Sunday, 29 July 2012

Beetroot cake

Eeeew... beetroot in cake? The ugly cousin of carrot somehow didn't make it big in the cake world. Both are vegetables, both are roots, both are more or less neutral tasting and have no strong flavours of their own and take up added flavours well. Why then did only carrot cake make it to the chalk boards of many a café? Somethings are just unfair. Let this recipe change your initial exclamation.

As opposed to plain flour cakes which are more spongy, vegetable and fruit cakes are generally a little crumbly due to the water content in the fruits and vegetables. They pair well with ice cream as a dessert and also are more suitable for drizzling a glaze on them rather than layering and frosting. This cake is no exception. I have not done any glaze on this one. But I will include it in the recipe should you want to try it.

This recipe yields a loaf of 8"x 4.5". You will need

3/4 cup finely grated Beetroot
2 Eggs
1/3 cup unsalted Butter
2 tbsp Olive oil
1/2 cup Sugar
1/3 cup Milk/pouring Cream/plain Yogurt.
1/2  Vanilla pod or 1/2 tsp Vanilla extract or essence
1 cup White cake Flour (maida)
1 tsp Baking powder
1/4 tsp Salt

Leave the butter out in the bowl you plan to mix your batter in while you grate the beetroot and measure out other ingredients. Scrape out the vanilla pod if using. Grease and flour the cake pan.

In a separate bowl mix the flour, salt and baking powder and keep aside. Pour the olive oil over the butter and cream the butter with a whisk (or electric mixer) until fluffy. Add the sugar and vanilla and whisk again until thoroughly combined. Add the eggs one at a time mixing between each addition. Add the flour mixture and the milk alternately in three additions starting and ending with the flour. Your cake batter minus the beetroot is now ready.

A note on the beetroot at this point is in place. You have a choice to make here. You can add the grated beetroot as such or saute it in a little butter before adding it. Sauteing the beetroot beforehand will remove excess water from it and hence improve the texture of the cake. I however didn't bother with this, as I am not much for cooking the beetroot twice; once while sauteing and then again in the oven, which would make it nutritionally null and void. I'd rather have a little crumblier cake than eat beetroot just for its colour. So if you have guests and want to make a better presentation, by all means saute the beetroot in a bit of butter until any oozed juices have evaporated. If sauteing, do it right in the beginning and let it cool down before adding it to the batter else the beetroot will cook the eggs as you add.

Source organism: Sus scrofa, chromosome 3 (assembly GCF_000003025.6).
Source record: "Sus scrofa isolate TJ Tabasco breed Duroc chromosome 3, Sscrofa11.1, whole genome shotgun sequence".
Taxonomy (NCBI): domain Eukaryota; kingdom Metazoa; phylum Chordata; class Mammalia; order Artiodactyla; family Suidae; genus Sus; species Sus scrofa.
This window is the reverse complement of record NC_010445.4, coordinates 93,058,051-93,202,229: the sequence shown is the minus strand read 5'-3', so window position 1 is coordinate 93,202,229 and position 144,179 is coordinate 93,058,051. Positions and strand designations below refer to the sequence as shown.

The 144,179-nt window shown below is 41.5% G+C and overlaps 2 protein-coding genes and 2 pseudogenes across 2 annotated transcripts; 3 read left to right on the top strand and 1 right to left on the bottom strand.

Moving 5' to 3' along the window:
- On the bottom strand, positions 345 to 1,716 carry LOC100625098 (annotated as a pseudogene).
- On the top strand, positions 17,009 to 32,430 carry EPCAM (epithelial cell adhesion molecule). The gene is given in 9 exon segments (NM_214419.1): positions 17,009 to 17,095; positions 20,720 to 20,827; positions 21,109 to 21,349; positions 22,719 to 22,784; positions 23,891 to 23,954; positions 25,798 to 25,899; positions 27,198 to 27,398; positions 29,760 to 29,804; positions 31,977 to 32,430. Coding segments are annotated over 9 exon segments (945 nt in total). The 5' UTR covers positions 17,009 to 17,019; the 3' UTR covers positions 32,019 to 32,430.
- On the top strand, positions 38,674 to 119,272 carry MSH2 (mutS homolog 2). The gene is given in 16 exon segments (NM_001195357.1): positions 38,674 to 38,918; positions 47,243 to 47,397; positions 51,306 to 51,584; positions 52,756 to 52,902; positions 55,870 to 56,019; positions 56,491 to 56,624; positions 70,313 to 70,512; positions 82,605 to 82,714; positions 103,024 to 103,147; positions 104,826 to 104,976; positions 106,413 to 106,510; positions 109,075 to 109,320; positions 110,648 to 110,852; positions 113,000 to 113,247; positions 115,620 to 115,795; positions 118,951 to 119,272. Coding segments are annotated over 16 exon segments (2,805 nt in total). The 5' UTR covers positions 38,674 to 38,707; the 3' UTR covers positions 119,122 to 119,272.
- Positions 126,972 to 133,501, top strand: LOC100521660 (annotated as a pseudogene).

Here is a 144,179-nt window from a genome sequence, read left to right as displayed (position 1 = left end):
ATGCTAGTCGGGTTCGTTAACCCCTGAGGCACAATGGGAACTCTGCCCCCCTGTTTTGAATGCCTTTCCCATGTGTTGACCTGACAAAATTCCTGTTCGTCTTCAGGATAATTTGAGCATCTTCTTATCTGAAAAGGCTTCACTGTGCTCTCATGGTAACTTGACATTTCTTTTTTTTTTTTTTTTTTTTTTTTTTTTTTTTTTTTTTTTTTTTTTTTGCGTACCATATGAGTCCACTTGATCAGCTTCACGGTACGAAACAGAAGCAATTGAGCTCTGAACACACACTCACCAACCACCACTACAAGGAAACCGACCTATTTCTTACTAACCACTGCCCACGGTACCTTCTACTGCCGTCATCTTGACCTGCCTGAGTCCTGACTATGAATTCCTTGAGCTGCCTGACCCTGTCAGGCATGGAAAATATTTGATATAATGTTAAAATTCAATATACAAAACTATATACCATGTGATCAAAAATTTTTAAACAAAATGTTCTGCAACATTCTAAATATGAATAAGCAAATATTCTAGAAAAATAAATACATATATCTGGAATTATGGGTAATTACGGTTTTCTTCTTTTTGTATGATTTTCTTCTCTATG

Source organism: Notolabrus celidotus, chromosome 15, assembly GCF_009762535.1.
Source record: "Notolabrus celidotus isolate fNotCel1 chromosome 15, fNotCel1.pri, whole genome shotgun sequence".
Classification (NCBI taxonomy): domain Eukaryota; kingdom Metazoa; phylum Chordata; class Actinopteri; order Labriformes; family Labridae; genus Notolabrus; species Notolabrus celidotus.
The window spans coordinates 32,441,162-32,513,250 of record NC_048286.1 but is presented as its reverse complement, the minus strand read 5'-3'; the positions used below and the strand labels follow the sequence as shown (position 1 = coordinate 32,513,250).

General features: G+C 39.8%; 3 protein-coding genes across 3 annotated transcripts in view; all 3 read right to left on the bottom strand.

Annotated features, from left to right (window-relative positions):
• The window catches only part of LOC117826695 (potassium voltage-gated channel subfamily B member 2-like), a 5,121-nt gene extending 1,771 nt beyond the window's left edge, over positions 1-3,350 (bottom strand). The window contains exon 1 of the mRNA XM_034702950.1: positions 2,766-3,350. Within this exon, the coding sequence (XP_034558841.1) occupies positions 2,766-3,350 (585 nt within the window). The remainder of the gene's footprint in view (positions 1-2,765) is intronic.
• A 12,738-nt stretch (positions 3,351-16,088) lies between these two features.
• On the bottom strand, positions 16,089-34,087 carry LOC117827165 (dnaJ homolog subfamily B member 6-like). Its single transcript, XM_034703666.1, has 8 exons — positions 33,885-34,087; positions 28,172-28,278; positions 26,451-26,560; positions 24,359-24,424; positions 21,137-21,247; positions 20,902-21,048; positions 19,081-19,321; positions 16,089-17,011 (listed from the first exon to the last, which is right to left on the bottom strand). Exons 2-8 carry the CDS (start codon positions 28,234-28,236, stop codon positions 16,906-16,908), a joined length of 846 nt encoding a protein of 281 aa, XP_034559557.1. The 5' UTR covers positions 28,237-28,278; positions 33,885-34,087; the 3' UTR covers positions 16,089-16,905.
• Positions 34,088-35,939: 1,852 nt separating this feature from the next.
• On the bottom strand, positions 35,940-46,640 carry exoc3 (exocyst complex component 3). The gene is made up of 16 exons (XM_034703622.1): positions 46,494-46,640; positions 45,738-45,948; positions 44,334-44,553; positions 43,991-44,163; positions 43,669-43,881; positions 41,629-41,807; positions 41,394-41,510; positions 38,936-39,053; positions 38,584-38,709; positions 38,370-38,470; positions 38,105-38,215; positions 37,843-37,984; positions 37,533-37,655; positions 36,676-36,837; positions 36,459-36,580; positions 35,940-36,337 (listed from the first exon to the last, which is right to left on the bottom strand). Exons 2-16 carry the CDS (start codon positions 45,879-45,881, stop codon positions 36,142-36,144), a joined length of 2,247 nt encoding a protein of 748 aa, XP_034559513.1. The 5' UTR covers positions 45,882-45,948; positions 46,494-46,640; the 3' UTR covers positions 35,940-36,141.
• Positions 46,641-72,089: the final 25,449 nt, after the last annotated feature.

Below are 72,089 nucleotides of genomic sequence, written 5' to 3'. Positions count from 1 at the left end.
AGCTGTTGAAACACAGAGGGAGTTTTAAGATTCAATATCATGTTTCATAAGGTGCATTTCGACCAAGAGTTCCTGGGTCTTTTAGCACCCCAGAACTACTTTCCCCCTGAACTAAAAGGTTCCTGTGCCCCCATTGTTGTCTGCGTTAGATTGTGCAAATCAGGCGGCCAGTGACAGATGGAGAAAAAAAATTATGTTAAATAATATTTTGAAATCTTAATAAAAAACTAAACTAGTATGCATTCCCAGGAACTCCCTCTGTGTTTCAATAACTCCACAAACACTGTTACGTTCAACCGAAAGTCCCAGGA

So, stir in the beetroot with a rubber spatula, not an electric whisk; the whisk will catch the beetroot shreds and fling around cake batter creating beetroot graffiti in your kitchen! Mix it gently, you can leave a bit of white batter marbled here and there. Pour into the cake pan. Smooth the top and pop into an oven preheated to 180 degrees Celsius. Baking time will be more for raw beetroot than for sauted. Bake for about 25 to 40 mins depending on your oven. A toothpick inserted in the middle that comes out clean indicates that the cake is done. Run a knife around the edges and invert cake pan to remove the cake.

If glazing, a lemon glaze works well. Take about three to four tablespoons of icing sugar and add the juice of one lemon to make a paste. Add water as necessary to get a thick syrupy pouring consistence. Drizzle over the warm cake. Cool the cake on a wire rack before slicing.

Wednesday, 18 July 2012

Lemon ginger cream sauce

Two weeks preceding Christmas of 2011 I was in Stuttgart, Germany on work and made a friend. Elvira Ruhnke-Hauptvogel was one of the few colleagues with whom I laughed a lot and also got a dinner invitation from. Picking up on my inquisitiveness about the food she made and served, she aptly gave me this parting Christmas gift.